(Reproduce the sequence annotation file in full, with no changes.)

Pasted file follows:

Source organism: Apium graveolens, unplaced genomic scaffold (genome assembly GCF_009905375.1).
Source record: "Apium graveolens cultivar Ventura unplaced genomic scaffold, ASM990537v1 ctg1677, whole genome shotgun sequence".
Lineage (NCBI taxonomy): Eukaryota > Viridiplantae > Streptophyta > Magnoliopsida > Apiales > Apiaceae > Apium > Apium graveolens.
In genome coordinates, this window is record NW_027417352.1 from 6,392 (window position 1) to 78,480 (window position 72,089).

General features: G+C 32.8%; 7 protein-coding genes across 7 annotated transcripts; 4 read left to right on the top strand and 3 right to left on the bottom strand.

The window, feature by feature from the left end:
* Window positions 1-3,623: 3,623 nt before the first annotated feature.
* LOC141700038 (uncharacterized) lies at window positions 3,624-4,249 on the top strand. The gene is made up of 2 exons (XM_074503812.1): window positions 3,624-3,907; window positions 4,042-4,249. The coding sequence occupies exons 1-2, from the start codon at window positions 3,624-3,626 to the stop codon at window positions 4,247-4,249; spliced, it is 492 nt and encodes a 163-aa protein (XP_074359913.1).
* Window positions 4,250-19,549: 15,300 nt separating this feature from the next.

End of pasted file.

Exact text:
Source organism: Apium graveolens, unplaced genomic scaffold (genome assembly GCF_009905375.1).
Source record: "Apium graveolens cultivar Ventura unplaced genomic scaffold, ASM990537v1 ctg1677, whole genome shotgun sequence".
Lineage (NCBI taxonomy): Eukaryota > Viridiplantae > Streptophyta > Magnoliopsida > Apiales > Apiaceae > Apium > Apium graveolens.
In genome coordinates, this window is record NW_027417352.1 from 6,392 (window position 1) to 78,480 (window position 72,089).

General features: G+C 32.8%; 7 protein-coding genes across 7 annotated transcripts; 4 read left to right on the top strand and 3 right to left on the bottom strand.

The window, feature by feature from the left end:
* Window positions 1-3,623: 3,623 nt before the first annotated feature.
* LOC141700038 (uncharacterized) lies at window positions 3,624-4,249 on the top strand. The gene is made up of 2 exons (XM_074503812.1): window positions 3,624-3,907; window positions 4,042-4,249. The coding sequence occupies exons 1-2, from the start codon at window positions 3,624-3,626 to the stop codon at window positions 4,247-4,249; spliced, it is 492 nt and encodes a 163-aa protein (XP_074359913.1).
* Window positions 4,250-19,549: 15,300 nt separating this feature from the next.